Incorrect Calculation

The software performs a calculation that generates incorrect or unintended results that are later used in security-critical decisions or resource management.


When software performs a security-critical calculation incorrectly, it might lead to incorrect resource allocations, incorrect privilege assignments, or failed comparisons among other things. Many of the direct results of an incorrect calculation can lead to even larger problems such as failed protection mechanisms or even arbitrary code execution.


The following examples help to illustrate the nature of this weakness and describe methods or techniques which can be used to mitigate the risk.

Note that the examples here are by no means exhaustive and any given weakness may have many subtle varieties, each of which may require different detection methods or runtime controls.

Example One

The following image processing code allocates a table for images.

img_t table_ptr; /*struct containing img data, 10kB each*/
int num_imgs;
num_imgs = get_num_imgs();
table_ptr = (img_t*)malloc(sizeof(img_t)*num_imgs);

This code intends to allocate a table of size num_imgs, however as num_imgs grows large, the calculation determining the size of the list will eventually overflow (CWE-190). This will result in a very small list to be allocated instead. If the subsequent code operates on the list as if it were num_imgs long, it may result in many types of out-of-bounds problems (CWE-119).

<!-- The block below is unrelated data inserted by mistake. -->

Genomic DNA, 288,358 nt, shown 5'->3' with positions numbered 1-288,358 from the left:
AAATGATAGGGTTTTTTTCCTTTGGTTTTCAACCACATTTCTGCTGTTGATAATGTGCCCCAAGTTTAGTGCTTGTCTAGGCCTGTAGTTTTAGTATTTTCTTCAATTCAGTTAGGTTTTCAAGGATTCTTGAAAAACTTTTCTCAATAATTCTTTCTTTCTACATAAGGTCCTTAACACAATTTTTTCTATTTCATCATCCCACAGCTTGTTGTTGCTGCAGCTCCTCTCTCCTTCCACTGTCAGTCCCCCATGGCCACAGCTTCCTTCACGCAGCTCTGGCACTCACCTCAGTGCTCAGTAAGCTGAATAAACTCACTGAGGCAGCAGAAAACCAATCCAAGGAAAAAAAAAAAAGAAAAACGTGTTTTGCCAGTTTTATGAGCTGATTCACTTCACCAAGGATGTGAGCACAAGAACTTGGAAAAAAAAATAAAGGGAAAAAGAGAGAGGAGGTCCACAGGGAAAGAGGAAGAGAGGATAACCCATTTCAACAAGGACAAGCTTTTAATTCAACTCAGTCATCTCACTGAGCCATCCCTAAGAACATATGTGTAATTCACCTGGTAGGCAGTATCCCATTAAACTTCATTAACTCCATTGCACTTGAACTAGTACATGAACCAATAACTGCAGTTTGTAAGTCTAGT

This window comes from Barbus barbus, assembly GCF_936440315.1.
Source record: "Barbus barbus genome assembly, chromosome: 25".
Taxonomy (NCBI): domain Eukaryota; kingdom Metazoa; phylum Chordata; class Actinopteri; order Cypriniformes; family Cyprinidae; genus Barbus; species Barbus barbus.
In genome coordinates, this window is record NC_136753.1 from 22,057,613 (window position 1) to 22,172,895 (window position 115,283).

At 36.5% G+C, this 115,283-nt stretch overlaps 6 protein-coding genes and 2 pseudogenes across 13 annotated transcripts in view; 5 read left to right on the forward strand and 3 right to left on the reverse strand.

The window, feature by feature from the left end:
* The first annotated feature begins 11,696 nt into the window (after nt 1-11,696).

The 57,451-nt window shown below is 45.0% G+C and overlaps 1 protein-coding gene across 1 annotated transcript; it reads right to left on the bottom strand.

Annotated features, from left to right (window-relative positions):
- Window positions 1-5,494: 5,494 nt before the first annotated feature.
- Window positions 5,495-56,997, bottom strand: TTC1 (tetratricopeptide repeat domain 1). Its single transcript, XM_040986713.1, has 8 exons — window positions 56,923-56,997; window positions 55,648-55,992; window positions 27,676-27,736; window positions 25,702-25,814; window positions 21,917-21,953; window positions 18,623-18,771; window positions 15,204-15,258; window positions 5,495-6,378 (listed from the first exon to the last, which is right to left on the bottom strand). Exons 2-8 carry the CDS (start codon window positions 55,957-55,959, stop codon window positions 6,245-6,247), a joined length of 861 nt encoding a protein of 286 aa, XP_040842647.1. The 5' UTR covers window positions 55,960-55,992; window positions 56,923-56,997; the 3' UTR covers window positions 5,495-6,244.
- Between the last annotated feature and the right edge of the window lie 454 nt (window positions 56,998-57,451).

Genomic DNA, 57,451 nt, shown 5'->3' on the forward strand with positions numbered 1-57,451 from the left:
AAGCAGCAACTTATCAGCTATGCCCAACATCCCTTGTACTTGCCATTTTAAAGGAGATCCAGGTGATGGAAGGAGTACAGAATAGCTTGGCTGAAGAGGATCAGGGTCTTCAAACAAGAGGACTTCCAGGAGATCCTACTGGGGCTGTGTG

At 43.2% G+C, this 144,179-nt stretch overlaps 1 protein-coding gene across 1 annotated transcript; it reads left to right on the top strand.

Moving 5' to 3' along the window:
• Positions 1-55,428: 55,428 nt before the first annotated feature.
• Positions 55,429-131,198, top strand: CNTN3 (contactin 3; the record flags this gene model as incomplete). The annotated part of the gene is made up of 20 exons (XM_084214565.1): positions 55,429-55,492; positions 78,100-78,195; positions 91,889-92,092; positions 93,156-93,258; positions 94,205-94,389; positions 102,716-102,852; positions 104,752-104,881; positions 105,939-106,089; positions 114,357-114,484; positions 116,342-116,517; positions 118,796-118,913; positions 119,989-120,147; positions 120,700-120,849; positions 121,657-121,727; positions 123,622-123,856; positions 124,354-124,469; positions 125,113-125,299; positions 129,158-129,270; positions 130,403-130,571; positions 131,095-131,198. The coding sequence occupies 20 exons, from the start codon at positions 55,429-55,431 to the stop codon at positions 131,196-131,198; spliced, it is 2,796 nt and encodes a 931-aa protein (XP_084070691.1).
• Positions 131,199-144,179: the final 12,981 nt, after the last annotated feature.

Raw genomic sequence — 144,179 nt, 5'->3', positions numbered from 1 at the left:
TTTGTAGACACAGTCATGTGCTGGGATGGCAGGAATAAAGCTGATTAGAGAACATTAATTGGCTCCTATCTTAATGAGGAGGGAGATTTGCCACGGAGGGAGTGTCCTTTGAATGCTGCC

Example Two

This code attempts to calculate a football team's average number of yards gained per touchdown.

int touchdowns = team.getTouchdowns();
int yardsGained = team.getTotalYardage();
System.out.println(team.getName() + " averages " + yardsGained / touchdowns + "yards gained for every touchdown scored");

The code does not consider the event that the team they are querying has not scored a touchdown, but has gained yardage. In that case, we should expect an ArithmeticException to be thrown by the JVM. This could lead to a loss of availability if our error handling code is not set up correctly.

Example Three

This example attempts to calculate the position of the second byte of a pointer.

int *p = x;
char * second_char = (char *)(p + 1);

In this example, second_char is intended to point to the second byte of p. But, adding 1 to p actually adds sizeof(int) to p, giving a result that is incorrect (3 bytes off on 32-bit platforms). If the resulting memory address is read, this could potentially be an information leak. If it is a write, it could be a security-critical write to unauthorized memory-- whether or not it is a buffer overflow. Note that the above code may also be wrong in other ways, particularly in a little endian environment.

See Also

CISQ Quality Measures - Security

Weaknesses in this category are related to the CISQ Quality Measures for Security. Presence of these weaknesses could reduce the security of the software.

CISQ Quality Measures - Reliability

Weaknesses in this category are related to the CISQ Quality Measures for Reliability. Presence of these weaknesses could reduce the reliability of the software.

SEI CERT C Coding Standard - Guidelines 05. Floating Point (FLP)

Weaknesses in this category are related to the rules and recommendations in the Floating Point (FLP) section of the SEI CERT C Coding Standard.

Comprehensive CWE Dictionary

This view (slice) covers all the elements in CWE.

CISQ Data Protection Measures

This view outlines the SMM representation of the Automated Source Code Data Protection Measurement specifications, as identified by the Consortium for Information & So...

Weaknesses for Simplified Mapping of Published Vulnerabilities

CWE entries in this view (graph) may be used to categorize potential weaknesses within sources that handle public, third-party vulnerability information, such as the N...

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